Government plans could “undermine our independence”, LSB warns

Print This Post

24 November 2014


Chris Kenny

Kenny: MoJ trying to impose “detailed spend controls at a micro level”

Chris Kenny, chief executive of the Legal Services Board (LSB), has written to “senior officials” at the Ministry of Justice (MoJ) objecting to plans that risk “undermining our independence from government”.

Mr Kenny said the MoJ was seeking to impose “detailed spend controls at a micro level”, which would require the LSB to “seek permission for virtually all our research spend and stakeholder engagement activities”.

He said the controls proposed went beyond the agreed restrictions in the “framework agreement” between the two organisations.

In his progress report for the September meeting of the LSB, released earlier this month, Mr Kenny said this would result in a “level of control” which the MoJ had “discretion to adjust in line with the wider Cabinet Office spend controls”.

He said the MoJ’s approach to the issue was already having an impact on the timing of “much-needed” work to refresh the LSB’s website.

Mr Kenny objected to a further proposal that would see all finance directors at the MoJ’s arm’s-length bodies, including that of the LSB, having a “soft line” to a senior MoJ finance official for “advice, mentoring and with some role in objective-setting and performance management”.

The LSB chief executive added that he had been promised a “senior-level response” from the MoJ.

A spokeswoman for the MoJ said: “We have been in discussion with the Legal Services Board about financial spending controls and these are ongoing.

“The LSB is independent of government in its decision-making, but is required to adhere to spending controls imposed on all bodies paid from public funds.

“There are mechanisms to allow arm’s-length bodies, including the LSB, to make the case for exceptions to the current rules.”

The spokeswoman added that the advice and mentoring for finance directors to which the LSB referred, was part of a “functional leadership” scheme. This was intended to support the career development of finance professionals, and had no impact on the LSB’s independence in decision-making.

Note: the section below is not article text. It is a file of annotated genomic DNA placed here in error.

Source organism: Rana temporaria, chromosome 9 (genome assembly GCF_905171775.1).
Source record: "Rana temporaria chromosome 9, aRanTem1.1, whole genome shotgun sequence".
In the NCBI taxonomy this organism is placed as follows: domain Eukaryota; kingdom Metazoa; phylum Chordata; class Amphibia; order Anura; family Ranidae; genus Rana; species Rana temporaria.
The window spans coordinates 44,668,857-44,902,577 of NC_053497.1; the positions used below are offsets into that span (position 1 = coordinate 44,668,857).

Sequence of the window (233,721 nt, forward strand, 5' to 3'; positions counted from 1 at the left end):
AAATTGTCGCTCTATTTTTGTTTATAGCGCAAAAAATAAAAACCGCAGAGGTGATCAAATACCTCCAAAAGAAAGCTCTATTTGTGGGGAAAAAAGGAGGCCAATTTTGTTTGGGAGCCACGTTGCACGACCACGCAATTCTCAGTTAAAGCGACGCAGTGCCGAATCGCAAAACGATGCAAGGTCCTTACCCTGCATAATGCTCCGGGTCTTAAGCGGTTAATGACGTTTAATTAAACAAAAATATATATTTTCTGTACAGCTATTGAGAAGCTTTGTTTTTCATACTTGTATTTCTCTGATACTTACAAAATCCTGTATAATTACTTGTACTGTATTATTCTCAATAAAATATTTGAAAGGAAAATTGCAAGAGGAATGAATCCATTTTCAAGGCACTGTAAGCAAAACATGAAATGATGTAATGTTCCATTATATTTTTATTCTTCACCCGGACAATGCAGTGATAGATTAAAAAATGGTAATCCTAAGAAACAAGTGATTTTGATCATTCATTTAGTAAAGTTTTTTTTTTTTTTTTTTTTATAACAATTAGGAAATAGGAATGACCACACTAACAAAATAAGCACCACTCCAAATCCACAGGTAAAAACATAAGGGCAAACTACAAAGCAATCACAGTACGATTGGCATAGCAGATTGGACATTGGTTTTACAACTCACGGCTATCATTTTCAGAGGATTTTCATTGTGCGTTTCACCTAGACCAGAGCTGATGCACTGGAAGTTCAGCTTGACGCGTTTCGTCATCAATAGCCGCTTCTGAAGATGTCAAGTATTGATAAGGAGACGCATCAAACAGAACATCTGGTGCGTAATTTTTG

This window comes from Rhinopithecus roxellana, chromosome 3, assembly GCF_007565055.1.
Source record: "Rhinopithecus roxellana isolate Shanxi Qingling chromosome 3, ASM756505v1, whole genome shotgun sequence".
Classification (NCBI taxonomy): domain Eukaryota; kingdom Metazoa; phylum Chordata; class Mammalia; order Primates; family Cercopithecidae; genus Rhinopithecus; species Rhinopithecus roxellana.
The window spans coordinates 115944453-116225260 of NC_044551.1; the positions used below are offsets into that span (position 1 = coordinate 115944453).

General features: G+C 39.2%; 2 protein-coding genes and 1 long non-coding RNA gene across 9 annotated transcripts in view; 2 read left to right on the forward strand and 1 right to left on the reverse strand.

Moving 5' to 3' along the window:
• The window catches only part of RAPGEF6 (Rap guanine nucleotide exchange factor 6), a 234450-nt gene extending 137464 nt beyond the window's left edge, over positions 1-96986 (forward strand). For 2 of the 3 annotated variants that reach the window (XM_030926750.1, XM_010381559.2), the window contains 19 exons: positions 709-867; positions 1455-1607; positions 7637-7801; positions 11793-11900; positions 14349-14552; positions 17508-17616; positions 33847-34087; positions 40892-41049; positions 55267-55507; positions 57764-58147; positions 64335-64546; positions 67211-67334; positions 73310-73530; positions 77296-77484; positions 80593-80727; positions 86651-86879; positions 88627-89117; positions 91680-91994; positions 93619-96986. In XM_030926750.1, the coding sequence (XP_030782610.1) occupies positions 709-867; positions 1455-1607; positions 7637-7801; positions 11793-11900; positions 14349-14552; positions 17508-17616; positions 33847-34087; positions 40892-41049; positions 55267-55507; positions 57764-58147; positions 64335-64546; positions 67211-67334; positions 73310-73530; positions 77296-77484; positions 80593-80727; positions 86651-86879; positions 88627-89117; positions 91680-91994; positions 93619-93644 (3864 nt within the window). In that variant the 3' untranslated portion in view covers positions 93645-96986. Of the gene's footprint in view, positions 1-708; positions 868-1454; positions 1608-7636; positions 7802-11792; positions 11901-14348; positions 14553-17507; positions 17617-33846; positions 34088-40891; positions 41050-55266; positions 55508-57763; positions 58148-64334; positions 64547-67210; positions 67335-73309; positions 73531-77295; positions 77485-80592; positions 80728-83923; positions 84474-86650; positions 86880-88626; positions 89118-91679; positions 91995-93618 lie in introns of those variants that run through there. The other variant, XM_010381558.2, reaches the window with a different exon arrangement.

“It is the responsibility of all public bodies to apply stringent controls to ensure we maximise value and reduce costs for the taxpayer,” she added.

This appears to be the latest example of government diktats that are applied indiscriminately without consideration of the independence of the LSB; it previously fought off a bid to move its website onto the MoJ’s and have a ‘.gov.uk’ URL.

Tags: , ,



Leave a comment

* Denotes required field

All comments will be moderated before posting. Please see our Terms and Conditions

Legal Futures Blog

Woebots and robots

Nadia chatbot

The chances are that you may not be entirely sure what a bot or a chatbot is. So, the news that, “starting today, DoNotPay is opening up so that anyone can create legal bots for free (with no technical knowledge)” may be a bit opaque. But bots have their devotees. The picture is of Nadia, an Australian bot being developed to give information on disability benefits with the voice of Cate Blanchett. The editor of Chatbots Magazine (OK, no neutral source) is pretty clear about their future. He writes articles with titles like ‘How bots will completely kill websites and mobile apps’. Joshua Browder, the creator of the DoNotPay parking ticket challenger, is behind what he hopes will be this major expansion of legal bots.

July 21st, 2017